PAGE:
Abstract [from journal]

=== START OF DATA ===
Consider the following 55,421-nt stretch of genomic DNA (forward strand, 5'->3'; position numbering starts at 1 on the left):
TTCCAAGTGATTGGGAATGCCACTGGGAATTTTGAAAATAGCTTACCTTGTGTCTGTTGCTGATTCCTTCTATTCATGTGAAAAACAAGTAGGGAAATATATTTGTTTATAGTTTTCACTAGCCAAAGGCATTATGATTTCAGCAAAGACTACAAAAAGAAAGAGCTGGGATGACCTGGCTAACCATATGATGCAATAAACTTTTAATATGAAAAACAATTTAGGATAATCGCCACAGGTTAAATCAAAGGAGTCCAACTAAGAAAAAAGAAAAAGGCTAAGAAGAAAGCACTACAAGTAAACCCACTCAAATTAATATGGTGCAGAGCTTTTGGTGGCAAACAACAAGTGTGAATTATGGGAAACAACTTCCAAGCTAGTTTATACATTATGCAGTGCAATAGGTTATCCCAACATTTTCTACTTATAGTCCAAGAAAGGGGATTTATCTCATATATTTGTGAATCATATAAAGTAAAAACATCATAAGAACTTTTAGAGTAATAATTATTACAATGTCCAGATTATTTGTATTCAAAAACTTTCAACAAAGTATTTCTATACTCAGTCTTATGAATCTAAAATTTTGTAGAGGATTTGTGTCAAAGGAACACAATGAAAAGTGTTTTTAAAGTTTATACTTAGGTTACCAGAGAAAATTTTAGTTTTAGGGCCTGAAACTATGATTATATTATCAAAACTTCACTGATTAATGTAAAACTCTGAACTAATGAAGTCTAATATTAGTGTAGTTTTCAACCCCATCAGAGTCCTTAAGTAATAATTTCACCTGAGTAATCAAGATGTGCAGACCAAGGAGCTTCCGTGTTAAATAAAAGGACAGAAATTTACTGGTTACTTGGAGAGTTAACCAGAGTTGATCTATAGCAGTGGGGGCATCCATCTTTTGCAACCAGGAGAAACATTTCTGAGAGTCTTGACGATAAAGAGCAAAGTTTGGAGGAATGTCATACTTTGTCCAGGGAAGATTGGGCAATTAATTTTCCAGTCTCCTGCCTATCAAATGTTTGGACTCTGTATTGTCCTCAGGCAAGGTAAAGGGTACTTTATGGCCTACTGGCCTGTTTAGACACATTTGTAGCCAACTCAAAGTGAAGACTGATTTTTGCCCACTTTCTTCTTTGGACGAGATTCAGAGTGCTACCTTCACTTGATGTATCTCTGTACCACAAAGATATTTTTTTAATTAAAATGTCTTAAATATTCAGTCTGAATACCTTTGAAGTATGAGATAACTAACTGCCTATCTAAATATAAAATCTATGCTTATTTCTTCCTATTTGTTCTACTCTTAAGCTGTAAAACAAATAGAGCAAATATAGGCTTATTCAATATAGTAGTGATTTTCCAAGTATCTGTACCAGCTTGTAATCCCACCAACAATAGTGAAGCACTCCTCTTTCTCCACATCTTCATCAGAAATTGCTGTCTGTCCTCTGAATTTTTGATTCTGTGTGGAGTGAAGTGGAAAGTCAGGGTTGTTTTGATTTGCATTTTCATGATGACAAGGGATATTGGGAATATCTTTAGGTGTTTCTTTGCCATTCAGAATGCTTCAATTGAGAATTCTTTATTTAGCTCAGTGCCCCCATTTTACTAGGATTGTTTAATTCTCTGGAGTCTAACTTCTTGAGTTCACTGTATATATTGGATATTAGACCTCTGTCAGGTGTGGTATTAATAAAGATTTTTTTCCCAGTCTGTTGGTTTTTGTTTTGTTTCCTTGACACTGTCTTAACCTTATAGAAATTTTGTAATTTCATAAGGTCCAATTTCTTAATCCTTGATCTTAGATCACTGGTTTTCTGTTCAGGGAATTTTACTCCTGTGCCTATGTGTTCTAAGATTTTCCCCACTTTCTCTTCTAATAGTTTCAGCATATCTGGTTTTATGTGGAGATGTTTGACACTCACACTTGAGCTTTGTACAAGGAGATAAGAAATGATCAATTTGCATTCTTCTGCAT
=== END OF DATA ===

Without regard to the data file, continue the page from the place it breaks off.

Firearm injury is a public health crisis in the United States. Selective media coverage may contribute to incomplete public understanding of firearm injury. To better understand how firearm injury is communicated to the public, we analyzed media coverage of intentional, interpersonal shootings in 3 U.S. cities. We hypothesized that multiple shootings and fatal shootings would be more likely to make the news, as would shootings affecting children, women, and white individuals. We compared police department data on shootings to media reports drawn from the Gun Violence Archive (GVA) for 2017 in Philadelphia, PA, Rochester, NY, and Cincinnati, OH. GVA reports were matched to police data by shooting date, location, victim age, and gender. Matched victims were compared to unmatched using chi2 tests for categorical variables and Kruskal Wallis tests for continuous variables. Philadelphia police reported 1216 firearm assault victims; Cincinnati police reported 407; and Rochester police reported 178. News reports covered 562 (46.2%), 222 (54.6%), and 116 (65.2%) victims, respectively. Fatal shootings were more often reported as were shootings involving multiple victims or women. Half of shooting victims did not make the news. Selective reporting likely limits awareness of the public health impact of firearm injury. Researchers and policy makers should work with journalists and editors to improve the quantity and content of reporting on firearm injury.